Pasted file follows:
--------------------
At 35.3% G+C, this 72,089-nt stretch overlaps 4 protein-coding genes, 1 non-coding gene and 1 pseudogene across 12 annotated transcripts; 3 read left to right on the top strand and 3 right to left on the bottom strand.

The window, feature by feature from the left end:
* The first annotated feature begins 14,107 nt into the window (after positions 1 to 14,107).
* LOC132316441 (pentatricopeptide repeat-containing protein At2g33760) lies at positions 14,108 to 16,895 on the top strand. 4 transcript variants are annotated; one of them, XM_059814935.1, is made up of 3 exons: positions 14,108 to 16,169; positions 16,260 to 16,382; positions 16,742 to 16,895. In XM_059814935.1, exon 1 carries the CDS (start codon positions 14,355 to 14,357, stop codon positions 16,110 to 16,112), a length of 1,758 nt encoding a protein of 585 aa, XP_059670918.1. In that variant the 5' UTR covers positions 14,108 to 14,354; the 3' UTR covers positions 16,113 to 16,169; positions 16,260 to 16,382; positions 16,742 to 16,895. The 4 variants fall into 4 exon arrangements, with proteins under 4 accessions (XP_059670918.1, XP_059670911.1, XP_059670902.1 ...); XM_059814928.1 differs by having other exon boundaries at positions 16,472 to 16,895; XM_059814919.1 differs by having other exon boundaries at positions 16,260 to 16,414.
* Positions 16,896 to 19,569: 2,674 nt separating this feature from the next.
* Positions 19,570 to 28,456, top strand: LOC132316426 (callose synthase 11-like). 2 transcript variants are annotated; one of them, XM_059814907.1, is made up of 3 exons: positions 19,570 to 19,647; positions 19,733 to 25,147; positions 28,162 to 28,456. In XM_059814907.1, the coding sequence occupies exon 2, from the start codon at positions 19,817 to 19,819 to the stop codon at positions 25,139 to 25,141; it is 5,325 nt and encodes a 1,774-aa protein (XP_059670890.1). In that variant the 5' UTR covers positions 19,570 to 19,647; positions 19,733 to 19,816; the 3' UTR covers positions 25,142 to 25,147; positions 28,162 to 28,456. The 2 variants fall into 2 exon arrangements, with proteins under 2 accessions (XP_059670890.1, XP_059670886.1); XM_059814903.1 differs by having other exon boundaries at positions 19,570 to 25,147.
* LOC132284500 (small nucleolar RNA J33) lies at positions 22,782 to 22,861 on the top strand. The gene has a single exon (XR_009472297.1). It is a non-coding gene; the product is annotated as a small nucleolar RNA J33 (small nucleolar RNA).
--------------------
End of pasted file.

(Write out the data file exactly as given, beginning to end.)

At 35.3% G+C, this 72,089-nt stretch overlaps 4 protein-coding genes, 1 non-coding gene and 1 pseudogene across 12 annotated transcripts; 3 read left to right on the top strand and 3 right to left on the bottom strand.

The window, feature by feature from the left end:
* The first annotated feature begins 14,107 nt into the window (after positions 1 to 14,107).
* LOC132316441 (pentatricopeptide repeat-containing protein At2g33760) lies at positions 14,108 to 16,895 on the top strand. 4 transcript variants are annotated; one of them, XM_059814935.1, is made up of 3 exons: positions 14,108 to 16,169; positions 16,260 to 16,382; positions 16,742 to 16,895. In XM_059814935.1, exon 1 carries the CDS (start codon positions 14,355 to 14,357, stop codon positions 16,110 to 16,112), a length of 1,758 nt encoding a protein of 585 aa, XP_059670918.1. In that variant the 5' UTR covers positions 14,108 to 14,354; the 3' UTR covers positions 16,113 to 16,169; positions 16,260 to 16,382; positions 16,742 to 16,895. The 4 variants fall into 4 exon arrangements, with proteins under 4 accessions (XP_059670918.1, XP_059670911.1, XP_059670902.1 ...); XM_059814928.1 differs by having other exon boundaries at positions 16,472 to 16,895; XM_059814919.1 differs by having other exon boundaries at positions 16,260 to 16,414.
* Positions 16,896 to 19,569: 2,674 nt separating this feature from the next.
* Positions 19,570 to 28,456, top strand: LOC132316426 (callose synthase 11-like). 2 transcript variants are annotated; one of them, XM_059814907.1, is made up of 3 exons: positions 19,570 to 19,647; positions 19,733 to 25,147; positions 28,162 to 28,456. In XM_059814907.1, the coding sequence occupies exon 2, from the start codon at positions 19,817 to 19,819 to the stop codon at positions 25,139 to 25,141; it is 5,325 nt and encodes a 1,774-aa protein (XP_059670890.1). In that variant the 5' UTR covers positions 19,570 to 19,647; positions 19,733 to 19,816; the 3' UTR covers positions 25,142 to 25,147; positions 28,162 to 28,456. The 2 variants fall into 2 exon arrangements, with proteins under 2 accessions (XP_059670890.1, XP_059670886.1); XM_059814903.1 differs by having other exon boundaries at positions 19,570 to 25,147.
* LOC132284500 (small nucleolar RNA J33) lies at positions 22,782 to 22,861 on the top strand. The gene has a single exon (XR_009472297.1). It is a non-coding gene; the product is annotated as a small nucleolar RNA J33 (small nucleolar RNA).